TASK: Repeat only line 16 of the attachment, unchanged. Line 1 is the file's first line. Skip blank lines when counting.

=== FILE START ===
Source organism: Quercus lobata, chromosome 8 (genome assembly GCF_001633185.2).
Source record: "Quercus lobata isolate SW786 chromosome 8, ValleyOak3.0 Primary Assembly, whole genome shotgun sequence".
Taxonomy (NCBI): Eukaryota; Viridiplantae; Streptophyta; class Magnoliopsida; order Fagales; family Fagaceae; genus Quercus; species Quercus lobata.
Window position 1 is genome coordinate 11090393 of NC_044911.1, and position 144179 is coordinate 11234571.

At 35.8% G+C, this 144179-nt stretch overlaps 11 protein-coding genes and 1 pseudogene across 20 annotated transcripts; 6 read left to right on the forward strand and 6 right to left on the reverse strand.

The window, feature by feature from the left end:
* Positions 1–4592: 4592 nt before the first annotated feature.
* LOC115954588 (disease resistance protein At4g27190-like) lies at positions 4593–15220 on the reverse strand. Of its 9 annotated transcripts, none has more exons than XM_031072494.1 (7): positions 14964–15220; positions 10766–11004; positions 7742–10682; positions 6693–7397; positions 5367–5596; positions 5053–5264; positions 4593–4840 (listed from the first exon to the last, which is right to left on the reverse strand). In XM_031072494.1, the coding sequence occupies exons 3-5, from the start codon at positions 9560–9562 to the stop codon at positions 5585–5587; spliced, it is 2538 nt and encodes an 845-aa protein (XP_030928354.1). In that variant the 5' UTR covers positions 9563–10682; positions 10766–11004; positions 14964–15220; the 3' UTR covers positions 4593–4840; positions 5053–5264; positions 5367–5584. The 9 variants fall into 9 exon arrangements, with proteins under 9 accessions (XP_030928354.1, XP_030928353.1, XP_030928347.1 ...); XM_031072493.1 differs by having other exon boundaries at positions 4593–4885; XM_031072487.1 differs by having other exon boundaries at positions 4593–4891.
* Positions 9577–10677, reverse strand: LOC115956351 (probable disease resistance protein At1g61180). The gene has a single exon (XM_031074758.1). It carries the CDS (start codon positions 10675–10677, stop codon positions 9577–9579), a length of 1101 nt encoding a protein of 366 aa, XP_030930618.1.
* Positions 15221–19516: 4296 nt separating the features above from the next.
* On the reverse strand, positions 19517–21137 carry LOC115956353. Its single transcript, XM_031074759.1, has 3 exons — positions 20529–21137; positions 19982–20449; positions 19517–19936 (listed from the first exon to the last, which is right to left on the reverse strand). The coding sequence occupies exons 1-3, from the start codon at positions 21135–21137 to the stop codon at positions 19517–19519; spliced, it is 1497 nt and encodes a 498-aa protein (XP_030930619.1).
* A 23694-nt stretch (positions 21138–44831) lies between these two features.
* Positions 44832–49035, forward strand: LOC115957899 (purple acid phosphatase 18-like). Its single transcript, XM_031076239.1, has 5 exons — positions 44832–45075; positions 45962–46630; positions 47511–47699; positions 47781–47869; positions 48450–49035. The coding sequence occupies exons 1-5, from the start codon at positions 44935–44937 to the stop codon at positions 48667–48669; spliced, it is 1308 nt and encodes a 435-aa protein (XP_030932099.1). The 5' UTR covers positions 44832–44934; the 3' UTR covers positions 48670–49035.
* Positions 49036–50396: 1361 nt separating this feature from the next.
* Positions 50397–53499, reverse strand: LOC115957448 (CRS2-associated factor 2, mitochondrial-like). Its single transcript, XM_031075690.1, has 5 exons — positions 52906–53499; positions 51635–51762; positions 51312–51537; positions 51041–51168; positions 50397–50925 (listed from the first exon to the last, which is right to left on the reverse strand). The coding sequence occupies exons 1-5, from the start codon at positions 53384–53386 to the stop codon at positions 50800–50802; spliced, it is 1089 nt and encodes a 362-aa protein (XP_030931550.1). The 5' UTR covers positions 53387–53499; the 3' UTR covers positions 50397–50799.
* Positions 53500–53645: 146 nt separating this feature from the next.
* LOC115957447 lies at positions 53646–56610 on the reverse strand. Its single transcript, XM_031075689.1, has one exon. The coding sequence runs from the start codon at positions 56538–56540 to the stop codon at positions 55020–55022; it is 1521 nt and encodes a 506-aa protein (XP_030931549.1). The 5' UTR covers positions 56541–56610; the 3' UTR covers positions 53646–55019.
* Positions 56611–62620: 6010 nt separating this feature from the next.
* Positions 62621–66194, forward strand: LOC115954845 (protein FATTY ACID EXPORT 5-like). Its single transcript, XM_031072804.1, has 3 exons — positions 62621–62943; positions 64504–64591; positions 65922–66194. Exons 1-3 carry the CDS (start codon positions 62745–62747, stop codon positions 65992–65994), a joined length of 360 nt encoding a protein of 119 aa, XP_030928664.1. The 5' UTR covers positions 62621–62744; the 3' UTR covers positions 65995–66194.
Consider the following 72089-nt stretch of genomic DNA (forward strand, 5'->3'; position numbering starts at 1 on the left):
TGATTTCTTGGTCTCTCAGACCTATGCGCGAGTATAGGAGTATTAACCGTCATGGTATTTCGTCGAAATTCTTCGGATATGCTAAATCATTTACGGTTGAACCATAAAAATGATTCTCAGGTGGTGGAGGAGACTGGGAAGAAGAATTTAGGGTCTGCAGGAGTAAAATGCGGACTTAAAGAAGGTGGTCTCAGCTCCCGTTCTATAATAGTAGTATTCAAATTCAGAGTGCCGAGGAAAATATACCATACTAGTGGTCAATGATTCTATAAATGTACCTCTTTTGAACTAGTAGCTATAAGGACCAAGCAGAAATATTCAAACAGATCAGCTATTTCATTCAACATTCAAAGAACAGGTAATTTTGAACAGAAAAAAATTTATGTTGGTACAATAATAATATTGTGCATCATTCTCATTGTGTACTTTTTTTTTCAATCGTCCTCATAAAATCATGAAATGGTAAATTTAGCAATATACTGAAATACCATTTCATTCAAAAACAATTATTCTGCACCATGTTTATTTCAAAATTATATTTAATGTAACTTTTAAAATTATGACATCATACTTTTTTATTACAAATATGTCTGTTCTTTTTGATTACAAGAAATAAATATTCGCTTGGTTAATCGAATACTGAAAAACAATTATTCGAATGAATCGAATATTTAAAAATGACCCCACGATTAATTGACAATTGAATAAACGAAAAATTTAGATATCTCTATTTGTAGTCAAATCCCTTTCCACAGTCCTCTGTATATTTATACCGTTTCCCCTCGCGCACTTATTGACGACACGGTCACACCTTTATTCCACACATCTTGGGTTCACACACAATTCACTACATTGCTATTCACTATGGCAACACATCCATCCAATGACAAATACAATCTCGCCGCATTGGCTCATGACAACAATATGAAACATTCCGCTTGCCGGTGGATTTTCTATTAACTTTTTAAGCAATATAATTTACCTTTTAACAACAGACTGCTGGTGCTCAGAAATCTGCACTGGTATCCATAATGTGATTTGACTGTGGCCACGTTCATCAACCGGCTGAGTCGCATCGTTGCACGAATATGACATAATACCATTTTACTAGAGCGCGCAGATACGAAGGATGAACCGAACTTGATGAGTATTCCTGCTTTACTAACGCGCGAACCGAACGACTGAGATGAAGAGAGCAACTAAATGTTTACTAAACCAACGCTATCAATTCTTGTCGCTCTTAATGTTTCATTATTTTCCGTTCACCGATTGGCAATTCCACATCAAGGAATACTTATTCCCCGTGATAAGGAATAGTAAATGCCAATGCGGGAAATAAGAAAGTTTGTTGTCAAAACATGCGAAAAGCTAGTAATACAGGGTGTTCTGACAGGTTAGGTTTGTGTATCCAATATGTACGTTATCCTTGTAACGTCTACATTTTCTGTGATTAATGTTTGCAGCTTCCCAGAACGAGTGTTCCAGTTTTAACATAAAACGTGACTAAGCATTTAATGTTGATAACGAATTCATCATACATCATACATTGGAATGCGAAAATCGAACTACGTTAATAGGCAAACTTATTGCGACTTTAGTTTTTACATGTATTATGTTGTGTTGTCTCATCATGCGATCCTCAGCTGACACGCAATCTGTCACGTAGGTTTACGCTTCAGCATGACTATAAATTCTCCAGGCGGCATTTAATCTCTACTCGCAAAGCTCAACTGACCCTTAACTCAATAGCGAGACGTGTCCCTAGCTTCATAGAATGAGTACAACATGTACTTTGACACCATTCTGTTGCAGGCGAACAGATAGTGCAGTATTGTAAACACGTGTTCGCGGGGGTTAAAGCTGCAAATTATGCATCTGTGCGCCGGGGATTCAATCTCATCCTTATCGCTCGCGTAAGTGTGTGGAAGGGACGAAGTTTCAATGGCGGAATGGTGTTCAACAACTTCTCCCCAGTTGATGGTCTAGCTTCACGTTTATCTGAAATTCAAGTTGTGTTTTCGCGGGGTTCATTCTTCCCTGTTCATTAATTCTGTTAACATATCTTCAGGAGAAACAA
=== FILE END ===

* Positions 53500–53645: 146 nt separating this feature from the next.